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DOD data center worked overtime on stolen personnel files




DOD data center worked overtime on stolen personnel files
DOD data center worked overtime on stolen personnel files



http://www.fcw.com/article94816-06-07-06-Web 

By Bob Brewin
June 7, 2006 

The Defense Manpower Data Center (DMDC) worked during the past weekend
to determine that a stolen Department of Veterans Affairs database,
which contained sensitive personnel information on 26.5 million
veterans, also contains information on as many as 1.1 million
active-duty personnel, a DOD spokesman said.

Army Lt. Col. Jeremy Martin, a Pentagon spokesman, said the VA
informed DOD June 1 that the stolen database may have included
information on active personnel.

DOD then asked the VA to transmit an original of the file stolen from
the home of a VA data analyst May 3 to DMDC. That file, Martin
emphasized, was encrypted and then transmitted over a secure link from
the VA to DMDC.

DMDC employees then worked over the weekend to compare records in the
VA file with records of active-duty and reserve personnel and
determined that records for as many as 1.1 million out of 1.4 million
active duty-personnel may have been included in the stolen VA
database, Martin said.

He added that records on 430,000 members of the National Guard and
645,000 members of the Reserves -- or roughly 90 percent of Reserve
and Guard personnel -- may have been on the stolen database.

Martin said DMDC employees worked over the weekend because "responding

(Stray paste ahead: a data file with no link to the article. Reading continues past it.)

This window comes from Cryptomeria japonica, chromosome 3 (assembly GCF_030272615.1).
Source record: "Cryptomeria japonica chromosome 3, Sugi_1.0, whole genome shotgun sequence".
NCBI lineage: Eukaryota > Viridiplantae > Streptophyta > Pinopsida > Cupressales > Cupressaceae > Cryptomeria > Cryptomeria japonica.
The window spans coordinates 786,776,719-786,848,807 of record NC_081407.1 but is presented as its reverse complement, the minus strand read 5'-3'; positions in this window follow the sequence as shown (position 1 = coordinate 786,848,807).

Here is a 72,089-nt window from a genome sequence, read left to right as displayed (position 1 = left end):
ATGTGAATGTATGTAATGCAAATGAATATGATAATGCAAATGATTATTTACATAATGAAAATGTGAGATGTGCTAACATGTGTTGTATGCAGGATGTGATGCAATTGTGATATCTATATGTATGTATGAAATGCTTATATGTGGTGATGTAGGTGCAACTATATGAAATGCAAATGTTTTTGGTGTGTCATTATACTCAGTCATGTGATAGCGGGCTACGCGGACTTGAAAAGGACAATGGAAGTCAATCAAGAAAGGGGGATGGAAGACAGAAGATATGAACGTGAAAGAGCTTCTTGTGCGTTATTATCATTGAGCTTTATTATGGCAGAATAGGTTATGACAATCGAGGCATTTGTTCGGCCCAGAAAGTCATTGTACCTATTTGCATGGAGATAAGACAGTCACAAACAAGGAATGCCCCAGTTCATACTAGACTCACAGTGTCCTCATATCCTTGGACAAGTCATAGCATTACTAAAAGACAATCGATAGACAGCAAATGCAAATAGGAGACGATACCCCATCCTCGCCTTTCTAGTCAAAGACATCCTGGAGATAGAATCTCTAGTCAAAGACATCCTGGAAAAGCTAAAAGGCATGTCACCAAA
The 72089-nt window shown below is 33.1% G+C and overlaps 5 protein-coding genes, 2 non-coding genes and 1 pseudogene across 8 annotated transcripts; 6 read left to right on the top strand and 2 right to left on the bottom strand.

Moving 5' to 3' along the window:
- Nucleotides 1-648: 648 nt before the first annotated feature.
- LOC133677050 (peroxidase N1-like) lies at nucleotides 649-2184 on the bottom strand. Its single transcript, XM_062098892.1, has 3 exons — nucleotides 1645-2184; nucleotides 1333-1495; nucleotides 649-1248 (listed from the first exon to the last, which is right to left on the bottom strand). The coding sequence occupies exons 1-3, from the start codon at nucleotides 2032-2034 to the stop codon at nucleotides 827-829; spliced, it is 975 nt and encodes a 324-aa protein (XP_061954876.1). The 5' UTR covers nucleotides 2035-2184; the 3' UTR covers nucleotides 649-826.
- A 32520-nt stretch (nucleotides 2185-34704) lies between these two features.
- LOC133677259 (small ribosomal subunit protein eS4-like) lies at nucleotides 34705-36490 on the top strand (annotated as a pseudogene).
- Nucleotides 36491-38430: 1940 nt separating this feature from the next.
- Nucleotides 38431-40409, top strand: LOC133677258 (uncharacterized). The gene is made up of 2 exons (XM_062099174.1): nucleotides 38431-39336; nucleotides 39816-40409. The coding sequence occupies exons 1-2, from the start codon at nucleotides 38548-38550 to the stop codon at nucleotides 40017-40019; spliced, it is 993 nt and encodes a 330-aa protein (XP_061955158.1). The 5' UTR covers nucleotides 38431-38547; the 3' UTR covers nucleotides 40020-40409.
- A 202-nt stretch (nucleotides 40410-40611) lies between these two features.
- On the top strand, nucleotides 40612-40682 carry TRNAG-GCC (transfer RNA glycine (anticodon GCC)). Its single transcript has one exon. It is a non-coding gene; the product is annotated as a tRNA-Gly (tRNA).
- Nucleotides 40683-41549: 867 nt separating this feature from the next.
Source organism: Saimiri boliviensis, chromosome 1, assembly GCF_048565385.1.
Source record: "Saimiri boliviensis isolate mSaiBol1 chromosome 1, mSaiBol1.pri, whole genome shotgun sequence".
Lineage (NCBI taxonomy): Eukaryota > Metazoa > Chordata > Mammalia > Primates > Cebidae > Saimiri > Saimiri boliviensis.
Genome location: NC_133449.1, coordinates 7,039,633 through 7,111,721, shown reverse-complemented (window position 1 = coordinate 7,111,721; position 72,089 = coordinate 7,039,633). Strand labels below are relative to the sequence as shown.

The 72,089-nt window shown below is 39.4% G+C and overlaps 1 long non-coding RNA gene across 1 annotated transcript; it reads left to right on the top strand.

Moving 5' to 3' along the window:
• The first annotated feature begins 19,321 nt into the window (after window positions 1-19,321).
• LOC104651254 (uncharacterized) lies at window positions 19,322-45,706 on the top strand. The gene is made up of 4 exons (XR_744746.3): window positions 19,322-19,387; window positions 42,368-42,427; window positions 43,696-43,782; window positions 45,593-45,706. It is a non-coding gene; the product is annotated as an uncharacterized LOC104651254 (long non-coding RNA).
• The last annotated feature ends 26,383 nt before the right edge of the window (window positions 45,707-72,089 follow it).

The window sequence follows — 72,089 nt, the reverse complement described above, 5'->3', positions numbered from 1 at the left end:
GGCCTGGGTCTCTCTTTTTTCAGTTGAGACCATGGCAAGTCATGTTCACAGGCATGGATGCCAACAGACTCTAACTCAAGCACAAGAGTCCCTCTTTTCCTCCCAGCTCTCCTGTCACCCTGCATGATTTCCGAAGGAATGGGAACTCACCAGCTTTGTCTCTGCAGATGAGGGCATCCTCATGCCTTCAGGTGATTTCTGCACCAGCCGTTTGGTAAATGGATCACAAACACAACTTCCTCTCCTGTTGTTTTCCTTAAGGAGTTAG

to the compromise of service personnel's information was an urgent
priority and required immediate attention."

Once DMDC completed its work, DOD informed the VA June 5, and VA
Secretary Jim Nicholson announced the latest fallout from the data
theft June 6, which has consumed the agency since it surfaced in late
May.

The VA "committed to providing updates on this incident as new
information is learned," Nicholson said. The department is working
with DOD to notify all affected personnel.

Nicholson said the VA is in discussion with several entities to
provide credit-monitoring services for active-duty and military
personnel potentially at risk from the data theft.

David Rubinger, a spokesman for Equifax, a large credit-reporting
service, said the company has not received any such request from the
VA, but added that individual fraud alerts by veterans has spiked ever
since the VA announced the theft.

Martin said DMDC is still comparing its files with the VA database, a
process which it should complete by the end of the week, at which time
the center could determine a smaller number of records are at risk
from the VA data theft. Martin said the number of records at risk from
the theft could lower, but it will not increase.




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